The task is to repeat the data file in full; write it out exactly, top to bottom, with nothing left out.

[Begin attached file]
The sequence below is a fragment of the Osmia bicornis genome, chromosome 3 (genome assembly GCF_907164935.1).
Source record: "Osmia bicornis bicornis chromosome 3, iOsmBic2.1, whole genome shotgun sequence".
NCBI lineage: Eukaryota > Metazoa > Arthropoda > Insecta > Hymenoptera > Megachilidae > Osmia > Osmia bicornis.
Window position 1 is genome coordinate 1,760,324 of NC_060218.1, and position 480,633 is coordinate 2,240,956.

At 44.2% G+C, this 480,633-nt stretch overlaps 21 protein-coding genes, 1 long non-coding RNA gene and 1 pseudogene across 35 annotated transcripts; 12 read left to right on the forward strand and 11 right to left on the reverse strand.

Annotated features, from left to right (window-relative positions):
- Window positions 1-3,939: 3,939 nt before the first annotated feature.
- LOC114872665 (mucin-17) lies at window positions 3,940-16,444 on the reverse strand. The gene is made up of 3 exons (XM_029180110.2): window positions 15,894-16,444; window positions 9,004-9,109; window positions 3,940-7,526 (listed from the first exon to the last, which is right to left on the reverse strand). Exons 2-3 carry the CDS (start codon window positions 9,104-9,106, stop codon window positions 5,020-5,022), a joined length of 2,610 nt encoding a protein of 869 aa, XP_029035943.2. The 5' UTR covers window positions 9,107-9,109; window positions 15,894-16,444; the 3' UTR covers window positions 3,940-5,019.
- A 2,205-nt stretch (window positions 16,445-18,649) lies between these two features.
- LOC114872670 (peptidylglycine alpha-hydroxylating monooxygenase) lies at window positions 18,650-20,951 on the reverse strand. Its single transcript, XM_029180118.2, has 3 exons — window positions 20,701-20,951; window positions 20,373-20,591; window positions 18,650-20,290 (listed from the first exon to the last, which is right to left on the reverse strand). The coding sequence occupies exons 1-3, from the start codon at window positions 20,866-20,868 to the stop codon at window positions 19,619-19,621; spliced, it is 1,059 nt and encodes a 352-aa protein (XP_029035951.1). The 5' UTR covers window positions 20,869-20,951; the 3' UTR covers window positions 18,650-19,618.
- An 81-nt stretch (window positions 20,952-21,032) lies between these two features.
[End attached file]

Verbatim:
The sequence below is a fragment of the Osmia bicornis genome, chromosome 3 (genome assembly GCF_907164935.1).
Source record: "Osmia bicornis bicornis chromosome 3, iOsmBic2.1, whole genome shotgun sequence".
NCBI lineage: Eukaryota > Metazoa > Arthropoda > Insecta > Hymenoptera > Megachilidae > Osmia > Osmia bicornis.
Window position 1 is genome coordinate 1,760,324 of NC_060218.1, and position 480,633 is coordinate 2,240,956.

At 44.2% G+C, this 480,633-nt stretch overlaps 21 protein-coding genes, 1 long non-coding RNA gene and 1 pseudogene across 35 annotated transcripts; 12 read left to right on the forward strand and 11 right to left on the reverse strand.

Annotated features, from left to right (window-relative positions):
- Window positions 1-3,939: 3,939 nt before the first annotated feature.
- LOC114872665 (mucin-17) lies at window positions 3,940-16,444 on the reverse strand. The gene is made up of 3 exons (XM_029180110.2): window positions 15,894-16,444; window positions 9,004-9,109; window positions 3,940-7,526 (listed from the first exon to the last, which is right to left on the reverse strand). Exons 2-3 carry the CDS (start codon window positions 9,104-9,106, stop codon window positions 5,020-5,022), a joined length of 2,610 nt encoding a protein of 869 aa, XP_029035943.2. The 5' UTR covers window positions 9,107-9,109; window positions 15,894-16,444; the 3' UTR covers window positions 3,940-5,019.
- A 2,205-nt stretch (window positions 16,445-18,649) lies between these two features.
- LOC114872670 (peptidylglycine alpha-hydroxylating monooxygenase) lies at window positions 18,650-20,951 on the reverse strand. Its single transcript, XM_029180118.2, has 3 exons — window positions 20,701-20,951; window positions 20,373-20,591; window positions 18,650-20,290 (listed from the first exon to the last, which is right to left on the reverse strand). The coding sequence occupies exons 1-3, from the start codon at window positions 20,866-20,868 to the stop codon at window positions 19,619-19,621; spliced, it is 1,059 nt and encodes a 352-aa protein (XP_029035951.1). The 5' UTR covers window positions 20,869-20,951; the 3' UTR covers window positions 18,650-19,618.
- An 81-nt stretch (window positions 20,952-21,032) lies between these two features.